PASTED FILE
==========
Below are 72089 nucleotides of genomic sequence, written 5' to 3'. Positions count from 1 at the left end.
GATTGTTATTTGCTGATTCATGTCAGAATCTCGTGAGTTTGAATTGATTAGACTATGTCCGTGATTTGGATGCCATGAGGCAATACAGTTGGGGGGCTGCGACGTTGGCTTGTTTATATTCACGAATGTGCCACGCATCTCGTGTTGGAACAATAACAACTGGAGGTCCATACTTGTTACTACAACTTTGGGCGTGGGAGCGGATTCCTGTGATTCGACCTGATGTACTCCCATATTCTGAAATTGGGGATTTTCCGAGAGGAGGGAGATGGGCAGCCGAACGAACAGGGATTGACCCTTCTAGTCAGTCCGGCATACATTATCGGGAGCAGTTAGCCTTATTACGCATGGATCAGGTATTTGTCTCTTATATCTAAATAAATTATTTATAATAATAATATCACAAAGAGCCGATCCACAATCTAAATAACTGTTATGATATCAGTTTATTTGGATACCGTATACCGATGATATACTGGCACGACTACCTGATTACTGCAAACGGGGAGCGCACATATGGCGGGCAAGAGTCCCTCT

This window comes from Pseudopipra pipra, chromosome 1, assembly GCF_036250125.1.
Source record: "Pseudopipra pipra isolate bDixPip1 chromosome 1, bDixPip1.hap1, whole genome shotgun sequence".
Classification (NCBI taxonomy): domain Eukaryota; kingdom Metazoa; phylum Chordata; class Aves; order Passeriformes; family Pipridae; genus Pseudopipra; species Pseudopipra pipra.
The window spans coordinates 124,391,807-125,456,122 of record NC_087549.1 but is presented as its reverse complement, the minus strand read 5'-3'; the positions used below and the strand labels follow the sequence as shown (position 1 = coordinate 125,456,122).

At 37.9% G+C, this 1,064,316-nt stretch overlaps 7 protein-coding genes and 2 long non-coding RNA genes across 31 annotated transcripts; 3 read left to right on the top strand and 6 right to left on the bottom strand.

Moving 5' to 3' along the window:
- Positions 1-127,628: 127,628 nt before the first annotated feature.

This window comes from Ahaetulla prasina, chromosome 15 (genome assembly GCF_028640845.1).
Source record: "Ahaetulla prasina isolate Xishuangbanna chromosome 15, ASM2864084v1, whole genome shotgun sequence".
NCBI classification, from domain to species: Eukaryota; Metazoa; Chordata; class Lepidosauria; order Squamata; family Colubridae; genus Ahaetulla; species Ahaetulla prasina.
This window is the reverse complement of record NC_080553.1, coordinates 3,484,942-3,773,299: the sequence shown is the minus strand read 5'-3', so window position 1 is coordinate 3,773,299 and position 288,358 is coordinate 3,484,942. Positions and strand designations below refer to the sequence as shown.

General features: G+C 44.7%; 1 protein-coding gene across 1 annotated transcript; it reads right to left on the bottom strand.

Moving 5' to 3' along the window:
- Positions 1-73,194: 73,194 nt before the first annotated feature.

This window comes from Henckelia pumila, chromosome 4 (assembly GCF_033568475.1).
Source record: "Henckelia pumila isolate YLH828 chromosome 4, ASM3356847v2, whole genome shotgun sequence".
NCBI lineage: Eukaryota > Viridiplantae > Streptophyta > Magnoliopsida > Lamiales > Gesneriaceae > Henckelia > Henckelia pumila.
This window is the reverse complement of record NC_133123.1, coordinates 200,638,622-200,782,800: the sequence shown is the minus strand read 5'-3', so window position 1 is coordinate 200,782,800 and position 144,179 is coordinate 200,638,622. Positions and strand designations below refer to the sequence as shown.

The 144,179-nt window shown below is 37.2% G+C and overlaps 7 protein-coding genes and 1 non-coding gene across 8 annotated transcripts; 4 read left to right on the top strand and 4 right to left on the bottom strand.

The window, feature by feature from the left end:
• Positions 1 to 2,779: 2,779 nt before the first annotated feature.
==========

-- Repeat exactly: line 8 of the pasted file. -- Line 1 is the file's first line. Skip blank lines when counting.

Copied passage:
Moving 5' to 3' along the window: